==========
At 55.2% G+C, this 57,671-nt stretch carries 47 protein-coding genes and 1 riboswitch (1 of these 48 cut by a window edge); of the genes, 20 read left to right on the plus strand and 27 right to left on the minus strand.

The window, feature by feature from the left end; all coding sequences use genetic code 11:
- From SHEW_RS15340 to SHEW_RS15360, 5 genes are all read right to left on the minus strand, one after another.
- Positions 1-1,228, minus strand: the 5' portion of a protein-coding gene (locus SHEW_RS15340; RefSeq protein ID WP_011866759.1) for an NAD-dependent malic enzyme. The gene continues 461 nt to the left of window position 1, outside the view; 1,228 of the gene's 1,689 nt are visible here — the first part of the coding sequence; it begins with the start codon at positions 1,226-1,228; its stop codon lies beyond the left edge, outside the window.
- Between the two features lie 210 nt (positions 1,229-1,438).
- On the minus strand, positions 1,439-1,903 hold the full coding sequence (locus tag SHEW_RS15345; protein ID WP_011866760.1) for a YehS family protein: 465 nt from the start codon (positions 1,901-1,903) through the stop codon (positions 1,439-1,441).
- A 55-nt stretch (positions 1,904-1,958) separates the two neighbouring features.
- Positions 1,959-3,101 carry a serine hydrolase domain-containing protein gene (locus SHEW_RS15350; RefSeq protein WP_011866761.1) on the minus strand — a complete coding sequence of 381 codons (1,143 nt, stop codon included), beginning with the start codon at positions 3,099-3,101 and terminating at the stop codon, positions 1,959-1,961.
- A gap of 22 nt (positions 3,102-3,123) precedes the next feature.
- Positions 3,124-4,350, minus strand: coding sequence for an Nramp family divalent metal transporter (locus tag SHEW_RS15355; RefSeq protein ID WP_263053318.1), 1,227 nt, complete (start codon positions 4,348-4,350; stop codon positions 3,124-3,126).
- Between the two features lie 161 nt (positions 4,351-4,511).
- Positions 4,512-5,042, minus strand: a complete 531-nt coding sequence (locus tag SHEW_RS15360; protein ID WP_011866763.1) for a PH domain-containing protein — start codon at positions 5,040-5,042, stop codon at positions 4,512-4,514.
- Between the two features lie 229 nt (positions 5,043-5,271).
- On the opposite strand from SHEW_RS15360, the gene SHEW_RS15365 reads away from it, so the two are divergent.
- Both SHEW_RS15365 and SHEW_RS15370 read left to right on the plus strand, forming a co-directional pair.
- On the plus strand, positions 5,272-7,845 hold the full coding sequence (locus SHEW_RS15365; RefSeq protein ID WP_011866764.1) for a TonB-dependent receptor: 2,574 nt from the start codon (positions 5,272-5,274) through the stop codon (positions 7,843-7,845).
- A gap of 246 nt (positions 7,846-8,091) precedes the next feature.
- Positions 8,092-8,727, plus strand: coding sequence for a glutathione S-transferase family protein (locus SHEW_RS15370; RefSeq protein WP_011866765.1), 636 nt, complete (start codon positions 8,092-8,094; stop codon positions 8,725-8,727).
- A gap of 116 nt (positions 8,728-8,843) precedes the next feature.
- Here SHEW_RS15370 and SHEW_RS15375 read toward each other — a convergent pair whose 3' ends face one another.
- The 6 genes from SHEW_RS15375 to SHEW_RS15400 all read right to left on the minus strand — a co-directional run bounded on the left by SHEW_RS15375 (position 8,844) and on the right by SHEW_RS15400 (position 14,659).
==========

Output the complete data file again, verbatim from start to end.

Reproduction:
At 55.2% G+C, this 57,671-nt stretch carries 47 protein-coding genes and 1 riboswitch (1 of these 48 cut by a window edge); of the genes, 20 read left to right on the plus strand and 27 right to left on the minus strand.

The window, feature by feature from the left end; all coding sequences use genetic code 11:
- From SHEW_RS15340 to SHEW_RS15360, 5 genes are all read right to left on the minus strand, one after another.
- Positions 1-1,228, minus strand: the 5' portion of a protein-coding gene (locus SHEW_RS15340; RefSeq protein ID WP_011866759.1) for an NAD-dependent malic enzyme. The gene continues 461 nt to the left of window position 1, outside the view; 1,228 of the gene's 1,689 nt are visible here — the first part of the coding sequence; it begins with the start codon at positions 1,226-1,228; its stop codon lies beyond the left edge, outside the window.
- Between the two features lie 210 nt (positions 1,229-1,438).
- On the minus strand, positions 1,439-1,903 hold the full coding sequence (locus tag SHEW_RS15345; protein ID WP_011866760.1) for a YehS family protein: 465 nt from the start codon (positions 1,901-1,903) through the stop codon (positions 1,439-1,441).
- A 55-nt stretch (positions 1,904-1,958) separates the two neighbouring features.
- Positions 1,959-3,101 carry a serine hydrolase domain-containing protein gene (locus SHEW_RS15350; RefSeq protein WP_011866761.1) on the minus strand — a complete coding sequence of 381 codons (1,143 nt, stop codon included), beginning with the start codon at positions 3,099-3,101 and terminating at the stop codon, positions 1,959-1,961.
- A gap of 22 nt (positions 3,102-3,123) precedes the next feature.
- Positions 3,124-4,350, minus strand: coding sequence for an Nramp family divalent metal transporter (locus tag SHEW_RS15355; RefSeq protein ID WP_263053318.1), 1,227 nt, complete (start codon positions 4,348-4,350; stop codon positions 3,124-3,126).
- Between the two features lie 161 nt (positions 4,351-4,511).
- Positions 4,512-5,042, minus strand: a complete 531-nt coding sequence (locus tag SHEW_RS15360; protein ID WP_011866763.1) for a PH domain-containing protein — start codon at positions 5,040-5,042, stop codon at positions 4,512-4,514.
- Between the two features lie 229 nt (positions 5,043-5,271).
- On the opposite strand from SHEW_RS15360, the gene SHEW_RS15365 reads away from it, so the two are divergent.
- Both SHEW_RS15365 and SHEW_RS15370 read left to right on the plus strand, forming a co-directional pair.
- On the plus strand, positions 5,272-7,845 hold the full coding sequence (locus SHEW_RS15365; RefSeq protein ID WP_011866764.1) for a TonB-dependent receptor: 2,574 nt from the start codon (positions 5,272-5,274) through the stop codon (positions 7,843-7,845).
- A gap of 246 nt (positions 7,846-8,091) precedes the next feature.
- Positions 8,092-8,727, plus strand: coding sequence for a glutathione S-transferase family protein (locus SHEW_RS15370; RefSeq protein WP_011866765.1), 636 nt, complete (start codon positions 8,092-8,094; stop codon positions 8,725-8,727).
- A gap of 116 nt (positions 8,728-8,843) precedes the next feature.
- Here SHEW_RS15370 and SHEW_RS15375 read toward each other — a convergent pair whose 3' ends face one another.
- The 6 genes from SHEW_RS15375 to SHEW_RS15400 all read right to left on the minus strand — a co-directional run bounded on the left by SHEW_RS15375 (position 8,844) and on the right by SHEW_RS15400 (position 14,659).